Review: BZRK: Reloaded by Michael Grant

BZRK Reloaded Michael Grant
BZRK Reloaded Michael Grant cover

Title: BZRK: Reloaded
Author: Michael Grant 
Series: BZRK #2
Genre: Science Fiction, YA 
Publication date: October 8, 2013 
Rating: ★★★★½ 

Synopsis: The entire BZRK cell--including Noah and Sadie--has been left in pieces after the last round of battle with the Armstrong Twins, conjoined brother who plot to rob mankind of its free will. Vincent's mind is shattered, and his memories hold dangerous secrets--secrets that Lear, BZRK's mysterious leader, will stop at nothing to protect. Meanwhile, Bug Man has taken control of the President's brain, but playing with sanity is a dangerous game. The consequences can spiral way out of control, and the Armstrong Twins are not people Bug Man can afford to disappoint. The nano is as terrifying, exhilarating, and unpredictable as ever. But the wall of secrets that surrounds it is cracking. What will it reveal? And once the dust has settled, who will be sane enough to find out?


This one was even better than the first! I did say the series had potential to become really good and it didn’t disappoint. I started reading this one as soon as I’d finished the first, which is usually a good thing for a sequel. I didn’t need to get back into the story and the characters, everything was still crystal. The book sucked me in from page one.

My first thought on this book is that it’s dark. Way darker than the previous one. People get killed, kidnapped, killed by their own and there’s complete insanity before we even make it to chapter ten. The worse it gets, the better the book? No, that’s not true. But here it definitely created a certain atmosphere that I could appreciate. Things were tense and very intriguing. My mind raced at top speed to find out why things were happening like this and how they could possibly get resolved. Be warned, this is not a happy book, but man it’s good. Well, in my humble opinion at least.

Character development? I promise, there was a lot of it. None of those we knew were the same at the end of this second book - some didn’t even make it that far. Others we got to know a whole lot better and there were some new introductions as well.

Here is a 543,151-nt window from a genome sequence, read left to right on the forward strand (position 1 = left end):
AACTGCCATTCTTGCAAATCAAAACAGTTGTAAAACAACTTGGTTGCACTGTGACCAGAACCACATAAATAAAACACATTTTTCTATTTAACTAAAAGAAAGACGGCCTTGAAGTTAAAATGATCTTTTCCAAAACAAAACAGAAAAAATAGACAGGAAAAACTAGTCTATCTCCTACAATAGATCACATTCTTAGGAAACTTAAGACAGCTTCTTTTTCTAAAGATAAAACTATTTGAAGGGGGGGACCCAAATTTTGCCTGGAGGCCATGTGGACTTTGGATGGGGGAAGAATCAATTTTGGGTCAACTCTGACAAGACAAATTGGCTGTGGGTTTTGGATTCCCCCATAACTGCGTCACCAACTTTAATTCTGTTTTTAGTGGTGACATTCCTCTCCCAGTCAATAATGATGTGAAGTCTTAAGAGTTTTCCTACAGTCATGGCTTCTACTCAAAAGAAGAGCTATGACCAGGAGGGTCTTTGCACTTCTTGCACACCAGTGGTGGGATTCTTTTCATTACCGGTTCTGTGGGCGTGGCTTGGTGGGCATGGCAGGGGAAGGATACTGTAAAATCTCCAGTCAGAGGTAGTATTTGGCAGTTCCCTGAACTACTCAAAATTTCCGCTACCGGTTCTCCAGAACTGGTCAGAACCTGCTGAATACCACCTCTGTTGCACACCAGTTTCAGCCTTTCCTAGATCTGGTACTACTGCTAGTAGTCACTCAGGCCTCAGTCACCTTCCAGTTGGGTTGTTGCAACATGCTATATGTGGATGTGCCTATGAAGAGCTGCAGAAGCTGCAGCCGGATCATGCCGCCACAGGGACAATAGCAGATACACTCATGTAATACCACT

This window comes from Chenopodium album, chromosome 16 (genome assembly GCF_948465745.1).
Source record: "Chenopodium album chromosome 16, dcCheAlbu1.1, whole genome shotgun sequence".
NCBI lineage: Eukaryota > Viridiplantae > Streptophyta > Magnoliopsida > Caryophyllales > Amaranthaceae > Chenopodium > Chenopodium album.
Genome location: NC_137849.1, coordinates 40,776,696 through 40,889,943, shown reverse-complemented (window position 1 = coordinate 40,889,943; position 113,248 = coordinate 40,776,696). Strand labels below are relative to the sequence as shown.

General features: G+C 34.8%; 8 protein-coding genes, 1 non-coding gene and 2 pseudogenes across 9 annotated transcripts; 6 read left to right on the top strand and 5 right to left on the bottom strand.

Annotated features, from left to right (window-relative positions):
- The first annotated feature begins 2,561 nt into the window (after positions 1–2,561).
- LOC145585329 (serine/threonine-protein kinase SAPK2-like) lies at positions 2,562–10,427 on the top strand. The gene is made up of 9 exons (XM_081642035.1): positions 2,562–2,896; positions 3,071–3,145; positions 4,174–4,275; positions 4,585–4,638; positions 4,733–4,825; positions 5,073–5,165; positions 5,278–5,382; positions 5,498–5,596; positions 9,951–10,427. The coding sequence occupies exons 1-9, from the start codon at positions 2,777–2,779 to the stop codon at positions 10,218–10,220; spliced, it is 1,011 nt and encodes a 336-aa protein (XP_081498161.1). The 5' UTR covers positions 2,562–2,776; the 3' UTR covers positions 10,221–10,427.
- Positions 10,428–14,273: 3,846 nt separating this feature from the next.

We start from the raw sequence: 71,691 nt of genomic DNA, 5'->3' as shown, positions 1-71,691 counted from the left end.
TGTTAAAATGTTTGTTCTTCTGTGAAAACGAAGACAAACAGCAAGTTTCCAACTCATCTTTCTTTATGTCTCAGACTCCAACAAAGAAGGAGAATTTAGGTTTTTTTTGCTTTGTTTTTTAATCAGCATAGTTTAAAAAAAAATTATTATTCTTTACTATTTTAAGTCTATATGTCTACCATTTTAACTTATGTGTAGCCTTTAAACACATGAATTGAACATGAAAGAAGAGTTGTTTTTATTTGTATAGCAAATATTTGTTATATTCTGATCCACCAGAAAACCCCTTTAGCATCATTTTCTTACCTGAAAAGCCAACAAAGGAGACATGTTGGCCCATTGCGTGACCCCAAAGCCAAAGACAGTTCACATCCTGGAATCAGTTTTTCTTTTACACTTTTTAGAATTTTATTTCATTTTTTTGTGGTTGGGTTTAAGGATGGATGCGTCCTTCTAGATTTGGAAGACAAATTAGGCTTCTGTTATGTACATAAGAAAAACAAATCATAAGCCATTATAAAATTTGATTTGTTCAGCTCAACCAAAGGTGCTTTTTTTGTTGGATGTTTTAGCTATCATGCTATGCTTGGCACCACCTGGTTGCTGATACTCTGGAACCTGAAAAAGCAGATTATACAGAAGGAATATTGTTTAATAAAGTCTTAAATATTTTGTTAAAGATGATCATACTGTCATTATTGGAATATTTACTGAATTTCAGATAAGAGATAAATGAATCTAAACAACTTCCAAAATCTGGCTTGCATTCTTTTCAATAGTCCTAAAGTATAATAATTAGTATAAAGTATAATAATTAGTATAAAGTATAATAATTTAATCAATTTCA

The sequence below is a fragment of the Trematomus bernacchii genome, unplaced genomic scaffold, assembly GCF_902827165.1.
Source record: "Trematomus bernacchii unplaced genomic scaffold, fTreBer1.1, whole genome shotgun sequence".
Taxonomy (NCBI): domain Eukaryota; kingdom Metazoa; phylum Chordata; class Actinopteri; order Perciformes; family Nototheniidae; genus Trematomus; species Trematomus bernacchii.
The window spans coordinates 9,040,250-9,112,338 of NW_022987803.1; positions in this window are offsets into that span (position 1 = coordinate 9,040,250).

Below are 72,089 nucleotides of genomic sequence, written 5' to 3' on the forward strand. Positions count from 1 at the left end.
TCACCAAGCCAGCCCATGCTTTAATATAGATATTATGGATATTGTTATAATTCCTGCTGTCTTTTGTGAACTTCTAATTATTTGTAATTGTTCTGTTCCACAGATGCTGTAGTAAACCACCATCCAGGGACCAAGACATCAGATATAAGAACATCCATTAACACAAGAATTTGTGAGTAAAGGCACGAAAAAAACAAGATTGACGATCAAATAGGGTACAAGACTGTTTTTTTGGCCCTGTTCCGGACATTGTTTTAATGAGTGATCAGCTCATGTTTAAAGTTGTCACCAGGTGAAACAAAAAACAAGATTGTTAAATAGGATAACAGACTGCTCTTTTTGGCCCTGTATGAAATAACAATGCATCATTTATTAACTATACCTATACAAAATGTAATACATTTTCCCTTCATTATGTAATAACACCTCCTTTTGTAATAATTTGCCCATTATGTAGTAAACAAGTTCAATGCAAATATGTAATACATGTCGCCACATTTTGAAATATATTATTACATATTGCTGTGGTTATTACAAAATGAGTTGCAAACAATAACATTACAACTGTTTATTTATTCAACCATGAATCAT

Vincent. Groan. My baby, hurting. After the loss of one of his biots in the first book, he completely loses it. Pure insanity takes over his mind and body. It hurt picturing him like that. Feeling his pain, losing him. I came really close to flipping over to the end to see if he would make it. I didn’t, but the temptation was terrible. Vincent being incapable of leadership also meant BZRK NY needed someone new to take over and that responsibility was given to Nijinsky (still my second favourite). Saying he wasn’t exactly up for the job would be quite an understatement. He tried, he really did. It wasn’t enough and so my heart ached a lot for him as well. (I told you this wasn’t happy, right?)

Sadie remained badass. Keats became… okay. He’ll never make the list of my favourite characters, but he was more mature. Don’t think he didn’t still annoy me - he did - just slightly less. (I hated how he kept thinking he could take decisions in Sadie’s place). The romance was still a bit too cheesy for my taste, but… I guess it fits Keats.

And then there’s also Lear. I feel like I should start thinking about him as a character instead of just a ‘presence’. God, he intrigues me. And yes, I deliberately say ‘he’. There’s still no way to make sure who or what he is, but I keep picturing him as this crazily intelligent young man, ruling BZRK from behind the scenes. I’m not sexist in any way, but I will be disappointed if Lear turns out to be a woman. Or a computer. Just imagine.

The overall feeling is still that everything and everyone is situated in a grey zone. I’d say different shades of grey, but that expression has unfortunately lost a lot of its meaning lately. It’s still true though. Some people tend to be closer to black than others, but no character is purely good or even purely bad in this series. I like this in a story, because it means you can sympathise with both sides. (To a certain level at least, the Armstrongs were still pretty messed up)

This book has no real ‘ending’. It’s very open, more so than the first one. Which means I’ll be devouring the third one real soon. I just have to know how it will all unfold. Should you read this? Yes. Don’t even hesitate. If you liked the first one, you’ll love the second.


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